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Keilar: This Memorial Day is particularly somber
02:56 - Source: CNN
CNN  — 

Six years ago on Memorial Day, I anchored a show on CNN, filling in for a colleague who had the day off.

Our lead story was about fake bomb threats against commercial airplanes – including an international flight heading for New York’s JFK Airport. Military fighter jets intercepted and escorted the plane safely to the ground, and passengers were held for two hours as FBI agents searched the plane.

“So inconvenient on a day like today,” I said to the reporter, lamenting the headache for travelers on the long weekend.

We closed the show with a moment from the Memorial Day commemoration at Arlington National Cemetery – after the bugle call of “Taps” and remarks from President Barack Obama and Gen. Martin Dempsey, then the Chairman of the Joint Chiefs of Staff, who asked Americans to honor the families of service members killed in wars and consider them on days other than Memorial Day.

“Tomorrow, when you resume life’s daily routines, take a moment to think of the families who will return home and leave their loved ones here in this sacred place, and what of next week and next month,” Dempsey asked. “What should we do then? Remember.”

But I didn’t. Not really. I thanked our viewers for joining us for the tribute on Memorial Day, then I unclipped my mic, walked off the set and went home to pack a bag for a trip to a friend’s wedding. And I’m pretty sure I didn’t give the true meaning of the day much more thought.

A year later in 2016, I spent part of Memorial Day in Section 60 at Arlington National Cemetery, where service members killed in the wars in Iraq and Afghanistan are buried, as my new boyfriend, an Army Special Forces officer, visited the graves of his dead friends.

As we walked, I saw a woman laying on her side on a blanket in front of one of the white headstones, her knees slightly bent, as if someone was spooning her. I imagined her with her husband like that when he was alive. She was shading herself from the midday sun with a large umbrella. This was not a short visit to his grave.

Several rows away, a group of guys stood circling another grave where they had set an unopened beer on the headstone – no doubt their buddy’s – as they drank, talked, smiled. They wouldn’t have been out of place at a backyard barbecue.

I felt embarrassed as I witnessed these moments. If I’m being honest, I felt shame. I normally spent Memorial Day unencumbered by what the holiday actually means and I felt like a voyeur, taking in these vignettes of remembrance and grief that I had effectively ignored, despite years of covering the wars in Iraq and Afghanistan from a distance – congressional debates over policies like the extension of the Patriot Act, protests and, on occasion, communities mourning a local service member killed overseas.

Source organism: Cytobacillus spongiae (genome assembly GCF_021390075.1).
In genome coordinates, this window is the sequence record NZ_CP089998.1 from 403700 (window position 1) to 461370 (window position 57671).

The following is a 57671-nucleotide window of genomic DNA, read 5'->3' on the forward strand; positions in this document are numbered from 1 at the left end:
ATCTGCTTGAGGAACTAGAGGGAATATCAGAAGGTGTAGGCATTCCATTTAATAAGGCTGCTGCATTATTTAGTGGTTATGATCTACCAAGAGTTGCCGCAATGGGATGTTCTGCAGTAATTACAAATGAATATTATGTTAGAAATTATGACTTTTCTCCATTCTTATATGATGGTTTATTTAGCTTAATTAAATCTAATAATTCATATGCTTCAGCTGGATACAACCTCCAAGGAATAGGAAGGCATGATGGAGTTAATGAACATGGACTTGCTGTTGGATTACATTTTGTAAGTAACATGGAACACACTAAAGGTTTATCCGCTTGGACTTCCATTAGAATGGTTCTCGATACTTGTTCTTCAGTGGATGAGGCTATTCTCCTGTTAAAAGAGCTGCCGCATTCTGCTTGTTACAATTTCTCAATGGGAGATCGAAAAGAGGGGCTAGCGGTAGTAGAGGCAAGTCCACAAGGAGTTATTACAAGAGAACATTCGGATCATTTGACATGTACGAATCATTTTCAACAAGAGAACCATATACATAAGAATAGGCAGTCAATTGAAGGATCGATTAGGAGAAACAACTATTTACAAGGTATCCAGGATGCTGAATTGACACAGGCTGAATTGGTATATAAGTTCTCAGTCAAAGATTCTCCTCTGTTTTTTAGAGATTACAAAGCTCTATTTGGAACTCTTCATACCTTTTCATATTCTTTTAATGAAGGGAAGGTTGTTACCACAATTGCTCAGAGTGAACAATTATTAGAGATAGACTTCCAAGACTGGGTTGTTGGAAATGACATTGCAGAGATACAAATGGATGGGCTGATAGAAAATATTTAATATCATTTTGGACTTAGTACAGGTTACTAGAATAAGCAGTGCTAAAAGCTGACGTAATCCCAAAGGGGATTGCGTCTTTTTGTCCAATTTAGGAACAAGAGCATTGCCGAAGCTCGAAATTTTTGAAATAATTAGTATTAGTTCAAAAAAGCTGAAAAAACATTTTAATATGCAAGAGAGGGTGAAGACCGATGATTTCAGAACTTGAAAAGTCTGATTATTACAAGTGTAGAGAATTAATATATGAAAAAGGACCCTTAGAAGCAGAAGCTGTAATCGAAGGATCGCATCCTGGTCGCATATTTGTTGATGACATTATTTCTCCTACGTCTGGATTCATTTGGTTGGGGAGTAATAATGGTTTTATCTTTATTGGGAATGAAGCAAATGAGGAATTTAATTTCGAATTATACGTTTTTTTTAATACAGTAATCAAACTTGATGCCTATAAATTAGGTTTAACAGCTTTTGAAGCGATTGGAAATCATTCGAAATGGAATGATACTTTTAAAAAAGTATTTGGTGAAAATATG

I’ve since married into the military and now, every year, the Memorial Day weekend approaches and settles over my house like the anniversary of the death of a loved one, which I think most civilians can connect with.

Today, there is something particularly somber about this day.

Hanging over this year is President Joe Biden’s announcement last month that he will bring US troops home from Afghanistan by the upcoming 20th anniversary of the September 11 attacks. This year, Memorial Day is a moment to take stock of the full scope of how the war has impacted America’s military men and women, and the families who have supported them through their service.

“Was it worth it?”

Anger. Resentment. Relief. Uncertainty.

These were the recurring emotions of more than 20 veteran and active duty service members, spouses, parents, siblings and children CNN Home Front interviewed.

Most describe their lives having been forever changed by the war in Afghanistan. Almost all of them said they felt relieved that the war is coming to an end as they struggle to grapple with the cost it has extracted from them.

“You can’t stop questioning if it was really worth the sacrifice,” says a military spouse whose husband deployed twice to Afghanistan and now battles PTSD.

Traci Voelke, whose husband, Maj. Paul Voelke, was 36 years old when he was killed in Afghanistan in 2012, is immensely proud of her husband’s service.

“I would’ve married him all over again despite what I know now,” she says. But she is comforted that other Americans won’t lose loved ones in Afghanistan.

After learning of the troop withdrawal, she is experiencing a feeling that has eluded her.

“For me, personally, the hard part about traumatic grief is the lack of closure. I never got to say goodbye. There’s definitely sadness associated with (the end of the war) but there’s also a sense of closure.”

In total, 2,312 service members have died in Afghanistan, according to the Defense Department, but that number doesn’t represent all of the lives lost at home from service-related illnesses and suicide.

“Although Adam died stateside, we lost him in Afghanistan as well,” said Jane Wolfel, whose son, Adam, died by suicide after returning from a deployment.